Assassin-to-be Charles Guiteau was the child of a mother who reportedly suffered from schizophrenia (although, contrary to the song, she had died long before, in 1848; Ackerman, p. 135) and a father who was a religious fanatic. His sister was officially declared insane in late 1882, half a year after Guiteau's execution, and some thought she should have been institutionalized even before that (Rosenberg, p. 256). Guiteau was himself mentally troubled and "stole from everyone he knew" (Rutkow, pp. 71-72). He had even stolen the copies of the book he had had privately printed (Ackerman, p. 280). As a child, he could not keep still and was beaten regularly (Fetherling, p, 171). His father tried to put him in the Oneida community, but even in that society which allowed free love, no one would go near him. He managed to marry a woman named Annie Bunn, but he beat her and committed various crimes around her; the marriage ended after five years (Ackerman, p. 135).
It is Fetherling's opinion that he suffered from syphilis, acquired from a prostitute. Certainly he patronized at least one such woman; it was part of the process of obtaining a divorce (Fetherling, p. 172).
By the time of the election of 1880, Guiteau was forty years old, small and unimpressive, "a self-educated lawyer [who] fancied himself more a world-class theologian and novelist" (Rutkow, p. 71). After working for the famous evangelist Dwight Moody, he was fired because he was such a poor preacher (Fetherling, p. 172). Nonetheless, he wrote and tried to sell a book, The Truth: A Companion to the Bible (Ackerman, p. 134); he also sold insurance, but without much luck. He tried to gain work as a lawyer -- and defrauded his clients (Fetherling, p. 172).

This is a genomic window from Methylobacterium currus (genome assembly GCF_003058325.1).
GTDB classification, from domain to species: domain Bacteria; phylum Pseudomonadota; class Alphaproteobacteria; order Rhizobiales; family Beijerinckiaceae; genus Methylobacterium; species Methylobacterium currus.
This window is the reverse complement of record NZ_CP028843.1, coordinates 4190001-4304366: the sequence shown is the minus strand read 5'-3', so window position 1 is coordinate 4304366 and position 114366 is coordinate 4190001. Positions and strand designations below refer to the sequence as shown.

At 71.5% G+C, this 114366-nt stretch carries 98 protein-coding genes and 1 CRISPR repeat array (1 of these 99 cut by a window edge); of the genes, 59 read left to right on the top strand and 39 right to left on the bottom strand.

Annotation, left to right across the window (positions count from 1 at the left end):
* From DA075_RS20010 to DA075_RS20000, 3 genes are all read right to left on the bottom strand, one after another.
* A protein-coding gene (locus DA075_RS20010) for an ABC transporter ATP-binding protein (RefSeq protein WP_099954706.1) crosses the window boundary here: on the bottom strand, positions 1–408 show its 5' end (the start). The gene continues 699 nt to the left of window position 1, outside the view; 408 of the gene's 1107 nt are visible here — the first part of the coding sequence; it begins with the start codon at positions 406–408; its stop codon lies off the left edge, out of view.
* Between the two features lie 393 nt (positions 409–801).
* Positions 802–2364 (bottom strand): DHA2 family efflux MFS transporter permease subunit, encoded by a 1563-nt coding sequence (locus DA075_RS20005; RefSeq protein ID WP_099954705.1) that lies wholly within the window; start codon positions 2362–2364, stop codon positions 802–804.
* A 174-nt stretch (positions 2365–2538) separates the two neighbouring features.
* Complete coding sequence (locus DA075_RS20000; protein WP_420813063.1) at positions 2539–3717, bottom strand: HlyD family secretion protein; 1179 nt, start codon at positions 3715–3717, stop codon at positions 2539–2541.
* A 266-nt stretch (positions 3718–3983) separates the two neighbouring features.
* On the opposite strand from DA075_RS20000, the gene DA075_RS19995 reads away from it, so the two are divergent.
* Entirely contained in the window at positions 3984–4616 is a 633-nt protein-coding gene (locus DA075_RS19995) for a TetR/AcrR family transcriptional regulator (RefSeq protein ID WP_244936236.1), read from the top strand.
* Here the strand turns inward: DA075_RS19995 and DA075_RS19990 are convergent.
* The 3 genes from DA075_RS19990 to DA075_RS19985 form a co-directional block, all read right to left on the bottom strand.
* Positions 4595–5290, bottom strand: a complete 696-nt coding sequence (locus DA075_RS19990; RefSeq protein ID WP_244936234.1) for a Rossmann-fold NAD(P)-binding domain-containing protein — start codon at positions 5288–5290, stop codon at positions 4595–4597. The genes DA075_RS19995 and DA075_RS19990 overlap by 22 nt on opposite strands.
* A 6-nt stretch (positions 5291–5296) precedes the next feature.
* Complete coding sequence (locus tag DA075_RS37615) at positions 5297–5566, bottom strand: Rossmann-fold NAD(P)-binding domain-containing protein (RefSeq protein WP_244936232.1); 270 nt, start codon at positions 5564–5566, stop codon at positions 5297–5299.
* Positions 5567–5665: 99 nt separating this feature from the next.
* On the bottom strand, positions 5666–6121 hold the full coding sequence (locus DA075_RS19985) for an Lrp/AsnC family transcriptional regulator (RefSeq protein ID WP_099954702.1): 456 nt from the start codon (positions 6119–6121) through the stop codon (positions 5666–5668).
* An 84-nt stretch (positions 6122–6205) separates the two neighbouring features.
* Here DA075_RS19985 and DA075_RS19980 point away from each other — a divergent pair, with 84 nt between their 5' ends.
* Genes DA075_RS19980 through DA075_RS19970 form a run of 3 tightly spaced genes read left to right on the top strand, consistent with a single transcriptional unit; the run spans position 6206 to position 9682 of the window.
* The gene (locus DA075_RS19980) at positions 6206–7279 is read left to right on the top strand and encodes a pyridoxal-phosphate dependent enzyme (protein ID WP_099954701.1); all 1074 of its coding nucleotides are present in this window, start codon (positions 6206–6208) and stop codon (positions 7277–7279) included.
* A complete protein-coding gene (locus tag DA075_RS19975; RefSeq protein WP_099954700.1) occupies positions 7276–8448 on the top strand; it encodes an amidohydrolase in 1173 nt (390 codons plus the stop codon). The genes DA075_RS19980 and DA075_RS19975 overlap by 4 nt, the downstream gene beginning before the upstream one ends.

Guiteau initially hoped to be part of Garfield's administration; on one occasion he handed a paper to Garfield, "a copy of a short speech, 'Garfield against Hancock,' on which, boldly written in pencil, were the words 'Paris Consulship' connected by a drawn line to the author's name, Charles Julius Guiteau" (Rutkow, p. 71). Guiteau made several other attempts to gain a job (meanwhile defrauding those who rented him rooms; Ackerman, p. 273), but finally was told (by Blaine, not Garfield) to stop pestering the White House staff; he was finally barred from the building at a time when people were routinely admitted without being screened (Rutkow, p. 72).
While Guiteau was trying to get a patronage job, the issue of patronage itself was the issue in the Senate. Garfield and Conkling had been fighting over appointments, with Conkling stopping Senate business entirely. But Garfield managed to outfox him by maneuvering a vote on the appointment Conkling opposed above all (Ackerman, p. 330). Conkling, seeing his caused doomed, Conkling resigned his Senate seat in an attempted power play (Karabell, pp. 57-58), and even induced the junior Senator from New York to do the same (Ackerman, pp. 342-344). For Conkling, it was a flop; he was out of a job for no profit.
As a side effect, Charles Guiteau concluded that Garfield could not be trusted to give patronage appointments to those Stalwarts such as himself to whom the new President supposedly owed so much (Ackerman, pp. 345-345). Clearly Garfield had to be gotten out of the way.
According to DeGregorio, p. 382, Guiteau three times approached Garfield with a weapon, but chickened out each time. Rutkow, p. 79, mentions an occasion when Guiteau visited Garfield's church and started shouting during the service -- which Garfield even noted in his diary: "a dull young man, with a loud voice, trying to pound noise into the question, 'What think ye of Christ?'" (Rutkow, p. 79). Guiteau planned to attack Garfield at the church the next week, but Garfield coincidentally decided not to visit the church that week (Rutkow, pp. 79-80).